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Last pushed: 2 years ago
Short Description
Collectd running on vrtsystems/baseimage with supervisord entrypoint
Full Description

VRT Systems Docker Collectd

Docker image to run Collectd in a container, with a supervisord entrypoint.

How to Use this Image

To create the image vrtsystems/collectd, execute the following command in the docker-collectd folder:

docker build -t vrtsystems/collectd .

Running your CollectD image

This image includes a minimalist configuration, but looks for scripts supplied
in /usr/local/etc/docker-collectd/plugins-init.d to configure the plugins.
While it is expected that this would normally be achieved by basing other
images on this one, you could just as easily achieve a similar outcome by
mapping a volume containing scripts.

docker run -d -v /my_config_scripts:/usr/local/etc/docker-collectd/plugins-init.d vrtsystems/collectd

Note that many of the collectd plugins use /proc to gather statistics, and
docker provides containers with a limited view of /proc, which can skew
statistics. If you're wanting to monitor host statistics from within this
container, then you can map the host's /proc to /mnt/proc and it will use
that (with a bind mount). If you do this, you'll also want to use the
--privileged option at runtime:

docker run -d --privileged -v /proc:/mnt/proc vrtsystems/collectd

Although you may be able to achieve all the configuration you require purely
through the runtime methods described here, more comprehensive customisation
will likely require this image to be extended, and it has been designed
explicitly for this purpose - see [How to extend this image] below.

Environment Variables

Configuration of collectd's Global and Logging sections (basically all the
stuff that comes before plugin loading) can be overridden at runtime via
environment variables. These are of the form CD_[section]_[setting] where
section is null for the global settings, and PLUGIN_LOGFILE for the logfile
plugin settings. For example, common global and log variables:

  • CD__HOSTNAME
  • CD__FQDNLOOKUP
  • CD__BASEDIR
  • CD__PLUGINDIR
  • CD__TYPESDB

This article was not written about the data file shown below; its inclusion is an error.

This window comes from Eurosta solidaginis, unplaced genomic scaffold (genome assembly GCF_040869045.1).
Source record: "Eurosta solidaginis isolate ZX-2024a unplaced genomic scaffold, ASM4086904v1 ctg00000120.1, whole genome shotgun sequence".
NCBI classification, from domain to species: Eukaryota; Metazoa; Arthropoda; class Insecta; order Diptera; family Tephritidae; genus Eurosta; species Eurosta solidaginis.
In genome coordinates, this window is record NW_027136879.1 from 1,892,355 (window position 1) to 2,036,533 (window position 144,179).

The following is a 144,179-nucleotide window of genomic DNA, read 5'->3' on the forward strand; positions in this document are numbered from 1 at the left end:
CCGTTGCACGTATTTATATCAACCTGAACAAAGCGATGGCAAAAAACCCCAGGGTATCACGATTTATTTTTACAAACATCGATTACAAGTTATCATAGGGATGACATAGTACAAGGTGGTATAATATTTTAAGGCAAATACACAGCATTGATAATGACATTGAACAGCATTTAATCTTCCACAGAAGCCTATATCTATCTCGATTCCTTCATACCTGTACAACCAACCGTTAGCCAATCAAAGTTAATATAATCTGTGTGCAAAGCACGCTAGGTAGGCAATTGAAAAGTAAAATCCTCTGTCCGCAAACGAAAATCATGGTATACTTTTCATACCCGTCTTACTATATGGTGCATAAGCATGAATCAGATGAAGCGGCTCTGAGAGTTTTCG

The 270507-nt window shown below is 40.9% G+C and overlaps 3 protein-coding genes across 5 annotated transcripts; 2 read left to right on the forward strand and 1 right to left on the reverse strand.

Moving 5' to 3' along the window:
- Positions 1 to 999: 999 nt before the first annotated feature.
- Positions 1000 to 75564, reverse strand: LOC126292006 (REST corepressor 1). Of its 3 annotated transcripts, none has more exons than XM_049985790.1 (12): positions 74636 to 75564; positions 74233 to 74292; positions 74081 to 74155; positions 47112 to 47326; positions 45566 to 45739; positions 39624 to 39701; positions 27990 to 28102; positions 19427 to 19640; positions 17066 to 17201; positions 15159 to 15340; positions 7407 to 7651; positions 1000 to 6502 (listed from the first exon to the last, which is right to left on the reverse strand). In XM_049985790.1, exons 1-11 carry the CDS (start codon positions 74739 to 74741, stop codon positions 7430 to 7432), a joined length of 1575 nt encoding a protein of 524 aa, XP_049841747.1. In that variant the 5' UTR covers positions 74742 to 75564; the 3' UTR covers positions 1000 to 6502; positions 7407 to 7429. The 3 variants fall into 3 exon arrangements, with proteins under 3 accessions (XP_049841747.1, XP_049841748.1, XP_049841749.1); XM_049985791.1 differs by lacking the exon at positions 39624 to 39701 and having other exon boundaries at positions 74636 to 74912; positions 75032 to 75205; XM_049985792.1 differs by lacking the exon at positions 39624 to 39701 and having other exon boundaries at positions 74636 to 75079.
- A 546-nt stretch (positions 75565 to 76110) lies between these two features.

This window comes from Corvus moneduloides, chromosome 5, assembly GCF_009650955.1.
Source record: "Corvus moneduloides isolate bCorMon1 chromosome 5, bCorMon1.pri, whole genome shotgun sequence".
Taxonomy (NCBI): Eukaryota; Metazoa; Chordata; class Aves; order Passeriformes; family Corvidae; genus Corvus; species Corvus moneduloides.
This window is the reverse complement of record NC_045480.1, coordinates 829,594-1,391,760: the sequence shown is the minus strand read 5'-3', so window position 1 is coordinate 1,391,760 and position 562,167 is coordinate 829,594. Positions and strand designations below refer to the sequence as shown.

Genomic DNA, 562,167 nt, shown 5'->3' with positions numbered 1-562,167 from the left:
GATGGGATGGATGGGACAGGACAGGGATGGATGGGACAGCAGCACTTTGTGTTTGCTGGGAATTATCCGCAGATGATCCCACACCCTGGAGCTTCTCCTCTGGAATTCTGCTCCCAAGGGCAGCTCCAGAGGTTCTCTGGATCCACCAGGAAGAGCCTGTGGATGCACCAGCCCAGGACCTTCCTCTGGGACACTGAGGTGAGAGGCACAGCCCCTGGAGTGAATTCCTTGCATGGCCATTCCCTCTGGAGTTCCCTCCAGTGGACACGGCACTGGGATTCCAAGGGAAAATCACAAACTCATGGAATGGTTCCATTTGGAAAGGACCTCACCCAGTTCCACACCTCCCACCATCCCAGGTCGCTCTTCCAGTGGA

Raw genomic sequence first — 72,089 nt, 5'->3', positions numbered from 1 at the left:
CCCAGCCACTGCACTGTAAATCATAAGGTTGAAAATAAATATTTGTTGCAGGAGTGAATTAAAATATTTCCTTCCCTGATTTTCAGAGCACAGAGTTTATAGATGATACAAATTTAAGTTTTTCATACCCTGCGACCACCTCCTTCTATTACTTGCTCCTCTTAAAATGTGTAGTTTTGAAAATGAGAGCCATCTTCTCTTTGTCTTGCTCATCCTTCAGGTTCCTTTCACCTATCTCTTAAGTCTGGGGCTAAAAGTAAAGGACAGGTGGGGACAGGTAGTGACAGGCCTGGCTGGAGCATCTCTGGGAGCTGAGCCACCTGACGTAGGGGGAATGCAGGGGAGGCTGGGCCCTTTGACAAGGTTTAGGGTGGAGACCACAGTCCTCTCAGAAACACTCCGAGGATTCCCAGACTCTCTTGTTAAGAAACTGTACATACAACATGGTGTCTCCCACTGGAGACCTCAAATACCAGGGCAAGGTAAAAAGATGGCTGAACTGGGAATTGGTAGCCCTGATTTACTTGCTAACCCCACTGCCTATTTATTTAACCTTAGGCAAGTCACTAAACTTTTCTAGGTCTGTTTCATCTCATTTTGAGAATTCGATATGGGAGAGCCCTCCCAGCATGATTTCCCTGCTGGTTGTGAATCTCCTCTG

• CD__AUTOLOADPLUGIN
  • CD__INTERVAL
  • CD__TIMEOUT
  • CD__READTHREADS
  • CD__WRITETHREADS
  • CD__WRITEQUEUELIMITHIGH
  • CD__WRITEQUEUELIMITLOW
  • CD_PLUGIN_LOGFILE_LOGLEVEL
  • CD_PLUGIN_LOGFILE_FILE
  • CD_PLUGIN_LOGFILE_TIMESTAMP
  • CD_PLUGIN_LOGFILE_PRINTSEVERITY

Note that where collectd is particular about quotes and you need to surround a
value with quotes, you'll need to pass those in explicitly (note the extra '
below). In a Dockerfile:

ENV CD__HOSTNAME '"myhostname"'

...or on the command line:

docker run -e 'CD__HOSTNAME="myhostname"'

How to extend this image

You can extend the image with a Dockerfile to add features or customise its
behaviour for a specific application.

With plugins

This image ships with a limited set of plugins and may not include all plugin
dependencies, but it's designed to be easily extended. It uses a debian-style
"init.d" loader which looks in /usr/local/etc/docker-collectd/plugins-init.d
for executable (script) files. To add a plugin to a Docker image built from
this image, you need to add a file to this directory which produces config
file output to configure the plugin. The output from each of these scripts is
appended in turn (they are loaded in alphabetical order so you can control the
sequence with numbered prefixes) to the collectd.conf file. The use of shell
scripts allows you to embed configuration literally (e.g. as a "here doc"), to
expand environment variables (just embed the variable references in your
script), and to implement more sophiticated conditional logic to handle more
sophisticated requirements.

In cases where the plugin or its dependencies aren't in the base image, you
can add these through the Debian packaging system. To get collectd to load the
plugin, either use the AutoLoadPlugin setting (ENV CD__AUTOLOADPLUGIN true)
or put a LoadPlugin directive at the start of each .conf file.

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